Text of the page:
Mitsubishi buys a 20 per cent stake in clean energy supplier OVO for £200 million, as global palm oil buyers install ‘Big Brother’ technology to police deforestation. Meanwhile, the world’s biggest offshore wind farm launches in the UK, a £35 million research network aims to make steel energy carbon-neutral by 2040, and Google builds a floating solar power project in Asia. Lori Campbell rounds up the top sustainable stories of the week.
Mitsubishi to invest £200m in clean energy supplier OVO
Japan’s Mitsubishi Corporation is to buy a 20 per cent stake in British clean energy supplier OVO for £200 million.
The investment gives OVO a valuation of just over £1 billion. The finance will be used to expand the business into new markets across Europe, Australia and Japan. It will also fund OVO’s Kaluza energy technology unit, which enables the integration of electric vehicles and battery storage into the electricity grid.
OVO has grown rapidly since it launched in 2009 to challenge industry giants for a share of the energy supply market. It is now the seventh largest energy supplier in the UK, with more than 1.5 million customers.
‘Big Brother’ technology to clean up palm oil’s image
Some of the biggest buyers of palm oil are testing new satellite technology to track deforestation as pressure grows on them to source the ingredient responsibly.
Global companies including Nestle, Unilever and Mondelez say the new monitoring systems allow them to target people felling trees in producing countries such as Malaysia and Indonesia – where forests are shrinking – more efficiently than policing supply chains on the ground.
The increased use of satellite imagery comes as palm oil buyers rush to meet the target of zero net deforestation by 2020, set by global umbrella body the Consumer Goods Forum.
World’s biggest offshore windfarm launches in UK
An offshore windfarm off the Yorkshire coast, that will dwarf the world’s largest, is set to supply its first power to the UK’s electricity grid.
Danish developer Ørsted said the Hornsea One windfarm could fill the gap left by failed nuclear power schemes. The first stage of the 407 sq km site, which will have 174 turbines, is set to go live this week.
The size of the project takes the burgeoning offshore wind power sector to a new scale, on a par with conventional fossil fuel-fired power stations.
At five times the size of the nearby city of Hull, Hornsea One will power 1 million homes. It’s 1.2GW capacity will be twice as powerful as today’s biggest offshore windfarm off the Cumbrian coast, once it’s completed later this year.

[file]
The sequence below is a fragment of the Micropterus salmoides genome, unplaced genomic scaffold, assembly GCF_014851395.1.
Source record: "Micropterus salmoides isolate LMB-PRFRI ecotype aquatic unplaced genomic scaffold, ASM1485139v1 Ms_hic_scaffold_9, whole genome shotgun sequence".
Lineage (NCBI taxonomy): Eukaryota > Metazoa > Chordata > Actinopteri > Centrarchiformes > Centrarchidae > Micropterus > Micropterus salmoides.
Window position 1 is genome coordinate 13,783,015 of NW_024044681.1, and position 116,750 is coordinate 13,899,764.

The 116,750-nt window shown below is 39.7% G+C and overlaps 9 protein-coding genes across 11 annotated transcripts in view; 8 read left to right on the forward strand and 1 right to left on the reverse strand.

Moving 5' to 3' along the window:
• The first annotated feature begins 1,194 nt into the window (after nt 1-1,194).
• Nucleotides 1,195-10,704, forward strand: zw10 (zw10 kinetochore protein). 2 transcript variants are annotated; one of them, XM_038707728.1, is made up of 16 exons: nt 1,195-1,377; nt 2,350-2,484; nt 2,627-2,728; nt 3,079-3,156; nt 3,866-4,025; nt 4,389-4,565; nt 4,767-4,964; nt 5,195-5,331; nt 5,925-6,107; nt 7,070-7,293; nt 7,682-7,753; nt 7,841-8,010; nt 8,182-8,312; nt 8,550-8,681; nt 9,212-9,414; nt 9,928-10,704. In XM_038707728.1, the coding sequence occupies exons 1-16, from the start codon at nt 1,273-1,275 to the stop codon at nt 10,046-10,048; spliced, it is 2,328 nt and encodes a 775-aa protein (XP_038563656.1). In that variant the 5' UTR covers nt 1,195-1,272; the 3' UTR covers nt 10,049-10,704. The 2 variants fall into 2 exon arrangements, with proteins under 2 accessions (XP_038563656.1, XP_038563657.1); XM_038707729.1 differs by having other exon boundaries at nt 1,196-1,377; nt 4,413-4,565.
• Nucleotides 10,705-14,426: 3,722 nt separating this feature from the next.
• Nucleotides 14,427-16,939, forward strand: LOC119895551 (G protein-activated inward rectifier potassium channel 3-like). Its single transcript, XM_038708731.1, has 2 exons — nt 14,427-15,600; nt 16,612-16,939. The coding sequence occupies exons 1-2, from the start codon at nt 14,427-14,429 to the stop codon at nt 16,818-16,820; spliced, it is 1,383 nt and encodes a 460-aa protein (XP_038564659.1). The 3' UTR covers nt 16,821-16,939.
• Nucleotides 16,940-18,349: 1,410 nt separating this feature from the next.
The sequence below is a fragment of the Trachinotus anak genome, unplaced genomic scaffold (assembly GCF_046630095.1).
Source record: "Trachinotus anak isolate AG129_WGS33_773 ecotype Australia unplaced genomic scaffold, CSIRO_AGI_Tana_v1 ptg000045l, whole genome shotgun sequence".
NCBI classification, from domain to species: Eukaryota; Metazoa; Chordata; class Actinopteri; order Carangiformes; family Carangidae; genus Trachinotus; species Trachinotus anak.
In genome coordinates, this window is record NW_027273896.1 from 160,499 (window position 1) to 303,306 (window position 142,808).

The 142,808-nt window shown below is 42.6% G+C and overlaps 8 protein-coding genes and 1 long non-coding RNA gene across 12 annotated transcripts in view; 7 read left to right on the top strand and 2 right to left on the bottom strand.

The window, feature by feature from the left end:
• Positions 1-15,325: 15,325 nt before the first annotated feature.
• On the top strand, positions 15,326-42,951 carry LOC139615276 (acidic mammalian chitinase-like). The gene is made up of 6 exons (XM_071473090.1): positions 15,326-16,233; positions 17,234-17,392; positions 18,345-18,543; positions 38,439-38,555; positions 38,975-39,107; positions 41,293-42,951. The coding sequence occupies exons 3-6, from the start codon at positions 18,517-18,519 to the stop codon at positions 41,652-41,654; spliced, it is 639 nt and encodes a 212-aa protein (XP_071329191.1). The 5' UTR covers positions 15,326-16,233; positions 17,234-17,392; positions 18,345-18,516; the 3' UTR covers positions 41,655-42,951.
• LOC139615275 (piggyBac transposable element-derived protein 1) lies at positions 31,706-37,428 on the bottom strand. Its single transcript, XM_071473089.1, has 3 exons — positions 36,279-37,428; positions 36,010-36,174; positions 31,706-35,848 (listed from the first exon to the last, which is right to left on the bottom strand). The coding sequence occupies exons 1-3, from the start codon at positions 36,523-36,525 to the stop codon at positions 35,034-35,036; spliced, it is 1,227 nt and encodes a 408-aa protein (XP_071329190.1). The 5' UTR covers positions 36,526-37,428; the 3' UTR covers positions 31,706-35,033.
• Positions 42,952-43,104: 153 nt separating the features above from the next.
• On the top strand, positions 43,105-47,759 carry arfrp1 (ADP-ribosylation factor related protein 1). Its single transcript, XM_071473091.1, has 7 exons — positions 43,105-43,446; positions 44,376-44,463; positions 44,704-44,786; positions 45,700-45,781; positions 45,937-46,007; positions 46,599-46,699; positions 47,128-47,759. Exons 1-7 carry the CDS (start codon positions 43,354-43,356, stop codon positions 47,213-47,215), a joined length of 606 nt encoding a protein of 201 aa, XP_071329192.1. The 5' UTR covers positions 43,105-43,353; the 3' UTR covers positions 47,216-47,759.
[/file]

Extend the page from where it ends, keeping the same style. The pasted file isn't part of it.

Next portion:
£35 million research hub to make steel industry carbon-neutral
A new £35m research network has been tasked with making the UK’s iron and steel industry carbon-neutral by 2040.
Swansea, Sheffield and Warwick universities are to work with a network of steelmakers on the seven-year ‘Sustain’ programme.
They will look at harvesting untapped energy sources and capturing carbon emissions, as well as developing new products.
Swansea University’s steel expert Dr Cameron Pleydell-Pearce, Sustain’s deputy director, said the project will support the industry’s vision for a “responsible, innovative and creative future.”
The steel industry is expected to play a huge part in the UK meeting its commitment to reduce greenhouse gas emissions by at least 80 per cent from 1990 levels.
Google builds solar power project above fishing ponds in Taiwan
Google has signed its first green energy deal in Asia – to build floating solar panels above fishing ponds in Taiwan.
Google, a subsidiary of Alphabet, is the first non-utility company to be allowed to buy renewable energy in the country, under the 2017 Taiwan Electricity Act. The 10-megawatt solar farm in Tainan City, Taiwan, is set to be completed in 2020.
Floating solar projects are becoming increasingly common in Asia due to population density and competition for available land. Worldwide, the floating solar market could reach 400 gigawatts, according to the World Bank. A recent DOE report said 10 per cent of all energy supply in the US could come from floating solar power.